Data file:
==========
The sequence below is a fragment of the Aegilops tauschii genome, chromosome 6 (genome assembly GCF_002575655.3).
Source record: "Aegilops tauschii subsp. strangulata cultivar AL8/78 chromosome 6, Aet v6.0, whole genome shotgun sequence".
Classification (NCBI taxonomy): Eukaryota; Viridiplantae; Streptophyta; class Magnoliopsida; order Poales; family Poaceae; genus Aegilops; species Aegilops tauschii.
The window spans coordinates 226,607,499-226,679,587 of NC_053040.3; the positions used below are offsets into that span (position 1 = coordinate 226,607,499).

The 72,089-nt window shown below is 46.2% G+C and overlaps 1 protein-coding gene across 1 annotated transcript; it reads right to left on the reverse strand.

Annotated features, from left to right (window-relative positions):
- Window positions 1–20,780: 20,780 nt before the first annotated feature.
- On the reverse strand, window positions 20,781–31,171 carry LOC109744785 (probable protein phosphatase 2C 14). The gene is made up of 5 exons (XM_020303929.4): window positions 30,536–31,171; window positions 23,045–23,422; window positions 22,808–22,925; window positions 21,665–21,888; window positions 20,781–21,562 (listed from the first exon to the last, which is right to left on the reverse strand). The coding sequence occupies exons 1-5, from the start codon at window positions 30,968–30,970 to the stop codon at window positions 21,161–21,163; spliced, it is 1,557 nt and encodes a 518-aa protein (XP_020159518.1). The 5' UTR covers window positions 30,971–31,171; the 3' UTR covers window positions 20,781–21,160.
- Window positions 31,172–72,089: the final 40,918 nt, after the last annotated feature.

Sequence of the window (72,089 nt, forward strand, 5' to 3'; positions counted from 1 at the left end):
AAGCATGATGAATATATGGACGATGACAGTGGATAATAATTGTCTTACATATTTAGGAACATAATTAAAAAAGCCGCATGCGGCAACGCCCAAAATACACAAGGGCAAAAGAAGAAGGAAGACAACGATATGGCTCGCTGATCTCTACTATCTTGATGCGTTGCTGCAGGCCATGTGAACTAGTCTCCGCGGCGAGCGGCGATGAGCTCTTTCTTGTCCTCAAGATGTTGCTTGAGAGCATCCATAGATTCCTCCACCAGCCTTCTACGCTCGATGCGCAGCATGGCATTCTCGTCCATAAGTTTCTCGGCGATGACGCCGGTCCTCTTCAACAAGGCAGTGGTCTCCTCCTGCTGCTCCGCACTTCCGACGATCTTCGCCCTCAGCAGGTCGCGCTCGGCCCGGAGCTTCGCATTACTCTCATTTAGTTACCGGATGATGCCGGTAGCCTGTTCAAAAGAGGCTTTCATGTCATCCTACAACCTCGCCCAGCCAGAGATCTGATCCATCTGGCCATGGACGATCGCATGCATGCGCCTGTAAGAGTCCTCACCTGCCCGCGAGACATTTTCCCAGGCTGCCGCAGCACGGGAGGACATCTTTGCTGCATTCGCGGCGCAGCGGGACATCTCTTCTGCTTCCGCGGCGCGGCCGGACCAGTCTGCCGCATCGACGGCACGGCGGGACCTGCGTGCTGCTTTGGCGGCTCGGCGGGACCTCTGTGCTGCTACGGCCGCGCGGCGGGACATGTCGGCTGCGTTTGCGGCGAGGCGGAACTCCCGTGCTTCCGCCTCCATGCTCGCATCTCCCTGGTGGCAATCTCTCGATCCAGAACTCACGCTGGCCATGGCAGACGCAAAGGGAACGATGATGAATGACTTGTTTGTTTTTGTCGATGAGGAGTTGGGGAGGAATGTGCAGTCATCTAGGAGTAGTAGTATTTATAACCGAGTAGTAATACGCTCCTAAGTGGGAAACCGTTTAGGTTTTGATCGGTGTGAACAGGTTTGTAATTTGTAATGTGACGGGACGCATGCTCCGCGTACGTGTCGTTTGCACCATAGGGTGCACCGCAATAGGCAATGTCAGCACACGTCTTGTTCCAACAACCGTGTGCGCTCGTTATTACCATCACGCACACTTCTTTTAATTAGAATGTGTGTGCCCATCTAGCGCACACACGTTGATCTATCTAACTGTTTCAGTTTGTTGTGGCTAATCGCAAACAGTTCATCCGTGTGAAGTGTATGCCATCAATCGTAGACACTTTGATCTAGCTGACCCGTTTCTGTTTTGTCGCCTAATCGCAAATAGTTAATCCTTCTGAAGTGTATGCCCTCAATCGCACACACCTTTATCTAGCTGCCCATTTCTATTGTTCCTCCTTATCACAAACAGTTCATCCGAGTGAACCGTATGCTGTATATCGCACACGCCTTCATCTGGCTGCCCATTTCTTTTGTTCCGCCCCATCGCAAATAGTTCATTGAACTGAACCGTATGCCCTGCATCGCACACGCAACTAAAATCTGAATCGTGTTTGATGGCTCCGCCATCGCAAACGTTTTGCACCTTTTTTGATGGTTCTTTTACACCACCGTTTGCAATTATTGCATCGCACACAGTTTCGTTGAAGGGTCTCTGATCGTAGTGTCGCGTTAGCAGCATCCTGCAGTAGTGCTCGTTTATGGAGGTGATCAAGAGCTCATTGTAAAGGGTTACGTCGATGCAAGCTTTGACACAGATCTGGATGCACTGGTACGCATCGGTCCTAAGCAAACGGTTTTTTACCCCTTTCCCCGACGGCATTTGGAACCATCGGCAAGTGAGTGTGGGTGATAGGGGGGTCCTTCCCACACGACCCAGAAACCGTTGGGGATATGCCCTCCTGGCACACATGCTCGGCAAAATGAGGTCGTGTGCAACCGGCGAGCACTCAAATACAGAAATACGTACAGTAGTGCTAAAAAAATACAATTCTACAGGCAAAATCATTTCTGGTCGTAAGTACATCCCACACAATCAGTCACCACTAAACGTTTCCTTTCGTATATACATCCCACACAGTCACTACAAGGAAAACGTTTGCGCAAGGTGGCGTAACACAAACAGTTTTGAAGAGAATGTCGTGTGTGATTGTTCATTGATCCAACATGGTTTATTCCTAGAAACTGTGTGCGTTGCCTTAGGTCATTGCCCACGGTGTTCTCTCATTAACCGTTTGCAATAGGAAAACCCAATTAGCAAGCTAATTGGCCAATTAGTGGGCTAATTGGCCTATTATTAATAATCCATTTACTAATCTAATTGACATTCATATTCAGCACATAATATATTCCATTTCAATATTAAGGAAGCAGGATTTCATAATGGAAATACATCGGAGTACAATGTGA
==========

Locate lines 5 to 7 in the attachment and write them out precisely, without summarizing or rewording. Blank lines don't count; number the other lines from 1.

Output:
The 72,089-nt window shown below is 46.2% G+C and overlaps 1 protein-coding gene across 1 annotated transcript; it reads right to left on the reverse strand.

Annotated features, from left to right (window-relative positions):
- Window positions 1–20,780: 20,780 nt before the first annotated feature.